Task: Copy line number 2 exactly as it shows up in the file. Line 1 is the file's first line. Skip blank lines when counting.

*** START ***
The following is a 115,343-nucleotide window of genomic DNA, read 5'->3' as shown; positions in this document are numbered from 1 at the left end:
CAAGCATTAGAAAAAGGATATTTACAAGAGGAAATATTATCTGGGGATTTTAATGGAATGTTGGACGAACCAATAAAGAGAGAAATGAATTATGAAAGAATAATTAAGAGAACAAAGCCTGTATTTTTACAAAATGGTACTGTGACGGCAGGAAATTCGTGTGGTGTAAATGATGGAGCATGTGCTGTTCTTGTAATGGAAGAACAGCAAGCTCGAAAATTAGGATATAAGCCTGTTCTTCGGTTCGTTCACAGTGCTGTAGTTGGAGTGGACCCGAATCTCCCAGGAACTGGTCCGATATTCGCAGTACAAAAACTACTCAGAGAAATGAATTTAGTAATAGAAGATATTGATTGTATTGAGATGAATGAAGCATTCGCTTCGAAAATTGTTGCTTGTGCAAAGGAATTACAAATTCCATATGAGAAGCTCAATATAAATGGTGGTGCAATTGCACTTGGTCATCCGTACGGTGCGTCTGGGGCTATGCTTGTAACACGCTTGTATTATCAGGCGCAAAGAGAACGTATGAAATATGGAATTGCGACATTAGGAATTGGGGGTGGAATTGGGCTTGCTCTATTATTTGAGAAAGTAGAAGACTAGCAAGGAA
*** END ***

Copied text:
CAAGCATTAGAAAAAGGATATTTACAAGAGGAAATATTATCTGGGGATTTTAATGGAATGTTGGACGAACCAATAAAGAGAGAAATGAATTATGAAAGAATAATTAAGAGAACAAAGCCTGTATTTTTACAAAATGGTACTGTGACGGCAGGAAATTCGTGTGGTGTAAATGATGGAGCATGTGCTGTTCTTGTAATGGAAGAACAGCAAGCTCGAAAATTAGGATATAAGCCTGTTCTTCGGTTCGTTCACAGTGCTGTAGTTGGAGTGGACCCGAATCTCCCAGGAACTGGTCCGATATTCGCAGTACAAAAACTACTCAGAGAAATGAATTTAGTAATAGAAGATATTGATTGTATTGAGATGAATGAAGCATTCGCTTCGAAAATTGTTGCTTGTGCAAAGGAATTACAAATTCCATATGAGAAGCTCAATATAAATGGTGGTGCAATTGCACTTGGTCATCCGTACGGTGCGTCTGGGGCTATGCTTGTAACACGCTTGTATTATCAGGCGCAAAGAGAACGTATGAAATATGGAATTGCGACATTAGGAATTGGGGGTGGAATTGGGCTTGCTCTATTATTTGAGAAAGTAGAAGACTAGCAAGGAA